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Global job losses may get worse over poor support

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The world is on the cusp of witnessing monumental income crisis, and massive job losses not seen in decades amid poor support for government and employer actions.
   
This is contained in a report by the International Trade Union Confederation (ITUC), tagged; “the fourth ITUC Global Covid-19,” which carried out a survey of 130 trade unions from 100 countries, including 16 G20 countries, and 32 OECD countries between May 25 and 28th.
 
The report noted that the digital divide and concerns over the use of technology on privacy rights have been exposed as the new fault lines of the Covid-19 pandemic.
 

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Indeed, a global jobs crisis is sweeping across the world with trade unions in 87 percent of countries surveyed reporting that companies have announced they are laying off workers as a result of the economic impact of the Covid-19 pandemic.
 
The Americas and Europe are hardest hit with 100 percent of countries in the Americas and 90 percent of countries in Europe saying companies have begun to lay off workers. Eighty percent of countries in Africa and 76 percent of countries in the Asia-Pacific have companies where workers are losing their jobs.
 
Trade unions from 49 percent of countries said their government does or intends to use a smart phone app to track and trace people who have been exposed to Covid-19.
   
The wealthier G20 countries (88%), and OECD countries (75%) have the highest uptake of track and tracing apps, while only 27 percent of countries in Africa, and 33 percent of countries in the Americas have governments who intend to use a smart phone app to track and trace people who have been exposed to Covid-19.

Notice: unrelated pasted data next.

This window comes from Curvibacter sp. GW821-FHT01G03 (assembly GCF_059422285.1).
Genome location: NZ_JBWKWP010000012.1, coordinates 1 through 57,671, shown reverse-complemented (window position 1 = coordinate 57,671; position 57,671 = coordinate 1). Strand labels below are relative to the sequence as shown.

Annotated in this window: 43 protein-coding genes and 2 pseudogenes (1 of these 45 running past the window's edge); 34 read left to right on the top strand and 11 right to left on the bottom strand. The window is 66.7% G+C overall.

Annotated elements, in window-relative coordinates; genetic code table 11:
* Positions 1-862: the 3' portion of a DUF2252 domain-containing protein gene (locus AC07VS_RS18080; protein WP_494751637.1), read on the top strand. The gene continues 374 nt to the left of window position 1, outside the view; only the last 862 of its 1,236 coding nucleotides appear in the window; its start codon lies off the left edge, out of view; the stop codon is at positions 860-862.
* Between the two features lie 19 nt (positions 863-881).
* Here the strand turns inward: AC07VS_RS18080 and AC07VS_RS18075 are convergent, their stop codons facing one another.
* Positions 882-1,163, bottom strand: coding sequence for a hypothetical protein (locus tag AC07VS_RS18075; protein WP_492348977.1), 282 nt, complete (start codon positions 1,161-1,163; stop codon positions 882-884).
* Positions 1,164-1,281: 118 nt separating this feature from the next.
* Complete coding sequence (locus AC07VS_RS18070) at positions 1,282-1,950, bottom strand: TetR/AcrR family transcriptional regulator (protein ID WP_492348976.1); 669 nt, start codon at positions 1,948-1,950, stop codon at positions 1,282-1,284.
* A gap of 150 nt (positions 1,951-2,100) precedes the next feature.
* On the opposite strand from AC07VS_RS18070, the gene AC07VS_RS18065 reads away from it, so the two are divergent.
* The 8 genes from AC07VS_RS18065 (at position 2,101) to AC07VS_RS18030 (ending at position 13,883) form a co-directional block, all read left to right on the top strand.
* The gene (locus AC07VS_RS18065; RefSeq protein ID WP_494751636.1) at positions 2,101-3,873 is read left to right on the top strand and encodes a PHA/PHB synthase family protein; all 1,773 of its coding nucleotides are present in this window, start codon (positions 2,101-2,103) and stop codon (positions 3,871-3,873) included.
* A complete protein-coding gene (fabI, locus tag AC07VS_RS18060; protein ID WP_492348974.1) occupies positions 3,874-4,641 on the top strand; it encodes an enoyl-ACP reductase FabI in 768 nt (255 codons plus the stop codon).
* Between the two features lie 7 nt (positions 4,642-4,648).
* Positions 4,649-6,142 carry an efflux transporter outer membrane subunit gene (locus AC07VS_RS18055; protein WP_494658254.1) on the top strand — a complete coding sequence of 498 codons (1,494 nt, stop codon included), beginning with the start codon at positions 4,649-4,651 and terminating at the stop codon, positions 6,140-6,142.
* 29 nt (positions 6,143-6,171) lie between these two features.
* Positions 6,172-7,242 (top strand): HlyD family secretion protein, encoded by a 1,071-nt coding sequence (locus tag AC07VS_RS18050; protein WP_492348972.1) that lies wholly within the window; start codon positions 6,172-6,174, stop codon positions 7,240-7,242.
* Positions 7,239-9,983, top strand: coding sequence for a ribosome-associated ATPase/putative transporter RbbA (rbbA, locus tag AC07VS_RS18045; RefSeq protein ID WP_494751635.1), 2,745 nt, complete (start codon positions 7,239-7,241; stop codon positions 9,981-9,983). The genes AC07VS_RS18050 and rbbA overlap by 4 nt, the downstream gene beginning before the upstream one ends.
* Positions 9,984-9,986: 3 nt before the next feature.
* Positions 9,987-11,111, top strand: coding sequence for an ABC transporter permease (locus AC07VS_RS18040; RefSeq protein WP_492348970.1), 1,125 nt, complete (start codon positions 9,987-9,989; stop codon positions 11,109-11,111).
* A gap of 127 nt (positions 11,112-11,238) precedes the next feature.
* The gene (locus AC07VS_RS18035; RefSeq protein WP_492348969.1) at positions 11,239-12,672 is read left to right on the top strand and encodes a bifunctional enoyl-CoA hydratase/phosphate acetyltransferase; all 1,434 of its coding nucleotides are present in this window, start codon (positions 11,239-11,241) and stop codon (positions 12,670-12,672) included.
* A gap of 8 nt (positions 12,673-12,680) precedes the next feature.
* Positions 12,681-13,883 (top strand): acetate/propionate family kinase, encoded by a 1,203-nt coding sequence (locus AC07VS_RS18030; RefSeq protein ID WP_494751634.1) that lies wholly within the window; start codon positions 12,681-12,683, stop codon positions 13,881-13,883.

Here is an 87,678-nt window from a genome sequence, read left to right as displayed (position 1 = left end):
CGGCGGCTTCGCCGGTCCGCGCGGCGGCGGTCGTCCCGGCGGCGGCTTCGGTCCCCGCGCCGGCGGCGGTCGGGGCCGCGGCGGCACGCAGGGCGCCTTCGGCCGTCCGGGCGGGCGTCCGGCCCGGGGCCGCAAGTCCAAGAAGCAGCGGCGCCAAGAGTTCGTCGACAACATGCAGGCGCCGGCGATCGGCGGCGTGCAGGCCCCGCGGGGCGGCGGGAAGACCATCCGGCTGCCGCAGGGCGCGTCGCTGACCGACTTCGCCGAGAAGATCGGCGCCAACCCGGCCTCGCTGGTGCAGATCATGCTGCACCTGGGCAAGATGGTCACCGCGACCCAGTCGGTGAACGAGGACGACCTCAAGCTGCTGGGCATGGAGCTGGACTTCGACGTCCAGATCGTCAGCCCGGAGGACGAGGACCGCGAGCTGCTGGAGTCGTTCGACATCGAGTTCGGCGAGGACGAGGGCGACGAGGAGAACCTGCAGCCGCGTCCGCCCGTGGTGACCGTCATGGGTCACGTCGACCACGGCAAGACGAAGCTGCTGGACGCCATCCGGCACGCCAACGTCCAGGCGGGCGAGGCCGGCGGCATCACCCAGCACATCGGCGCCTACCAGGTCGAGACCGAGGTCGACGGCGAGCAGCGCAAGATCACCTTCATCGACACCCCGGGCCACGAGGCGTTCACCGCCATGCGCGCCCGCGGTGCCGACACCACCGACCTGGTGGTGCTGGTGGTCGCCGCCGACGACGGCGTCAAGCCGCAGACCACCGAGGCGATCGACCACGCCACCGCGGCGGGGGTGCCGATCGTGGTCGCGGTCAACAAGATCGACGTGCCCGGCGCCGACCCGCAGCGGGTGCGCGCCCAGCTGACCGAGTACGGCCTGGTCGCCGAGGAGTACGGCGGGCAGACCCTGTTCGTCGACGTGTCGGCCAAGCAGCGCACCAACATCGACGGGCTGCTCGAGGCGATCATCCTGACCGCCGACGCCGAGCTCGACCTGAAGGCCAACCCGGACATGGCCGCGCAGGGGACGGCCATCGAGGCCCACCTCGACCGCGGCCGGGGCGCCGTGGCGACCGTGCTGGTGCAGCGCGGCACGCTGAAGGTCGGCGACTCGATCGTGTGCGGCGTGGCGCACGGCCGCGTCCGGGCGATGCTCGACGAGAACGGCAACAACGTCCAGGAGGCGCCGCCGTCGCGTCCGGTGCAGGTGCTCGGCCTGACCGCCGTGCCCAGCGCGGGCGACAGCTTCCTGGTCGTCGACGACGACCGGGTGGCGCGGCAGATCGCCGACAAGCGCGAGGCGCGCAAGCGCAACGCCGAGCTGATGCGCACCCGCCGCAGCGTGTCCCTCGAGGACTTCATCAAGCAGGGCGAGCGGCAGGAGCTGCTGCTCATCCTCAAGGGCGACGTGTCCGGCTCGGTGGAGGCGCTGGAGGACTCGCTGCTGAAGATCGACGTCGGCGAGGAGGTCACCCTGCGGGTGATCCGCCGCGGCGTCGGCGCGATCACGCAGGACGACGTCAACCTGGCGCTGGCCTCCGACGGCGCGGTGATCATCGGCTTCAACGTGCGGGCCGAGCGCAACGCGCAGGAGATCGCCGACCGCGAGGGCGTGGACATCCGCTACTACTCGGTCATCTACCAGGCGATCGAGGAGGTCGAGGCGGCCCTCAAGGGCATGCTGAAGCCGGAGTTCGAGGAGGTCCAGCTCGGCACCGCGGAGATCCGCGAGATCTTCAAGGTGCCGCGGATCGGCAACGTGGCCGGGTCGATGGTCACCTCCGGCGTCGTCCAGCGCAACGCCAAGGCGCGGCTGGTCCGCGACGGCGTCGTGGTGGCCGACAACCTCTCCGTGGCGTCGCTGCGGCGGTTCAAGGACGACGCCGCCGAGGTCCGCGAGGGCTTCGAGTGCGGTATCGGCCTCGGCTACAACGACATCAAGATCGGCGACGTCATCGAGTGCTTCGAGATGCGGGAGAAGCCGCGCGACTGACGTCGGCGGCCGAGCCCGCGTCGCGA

In those countries which intend to use a smartphone contact tracing app, trade unions in 69 percent of countries globally have concerns about the privacy provisions of the app and the use of personal data. These are felt most strongly in the Americas (80% of countries) and Europe (78% of countries).
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Reacting to the report, the General-Secretary of ITUC, Sharan Burrow, said: “Before the Covid-19 pandemic, we faced a convergence of crises. Massive inequality was driving an age of anger with civil unrest and distrust in democracy that was already recognised as a major risk to economies and societies. And we faced the choices associated with the best and worst impacts of technology devoid of a rights base.”
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The global trade union movement called on governments to put in place recovery and resilience plans. These will include the following:
job protection and job creation; income protection and minimum living wages; OHS – including global standards and provisions for safe workplaces; universal Social Protection to build resilience;
responsible business conduct through supply chains; and government accountability with social dialogue and the provision of privacy rights.
   
“These are the foundations for the new social contract between government and societies where people and the planet are on equal footing with the economy,” Burrow added.
   
While governments are responding well to the needs of workers in 63 percent of countries, tracking data shows that 10 countries now have a more negative view of their government’s responses to the pandemic.

Over half of countries (58%) believe that employers are responding badly to the needs of workers affected by the virus, and tracking data shows an increase in countries where employers are responding badly.
   
“The importance of recovery and resilience plans that are built on social dialogue with a new social contract at their centre will be a test of government and employer action in the coming months,” said Burrow.

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In this article:
COVID-19ITUCSharan Burrow
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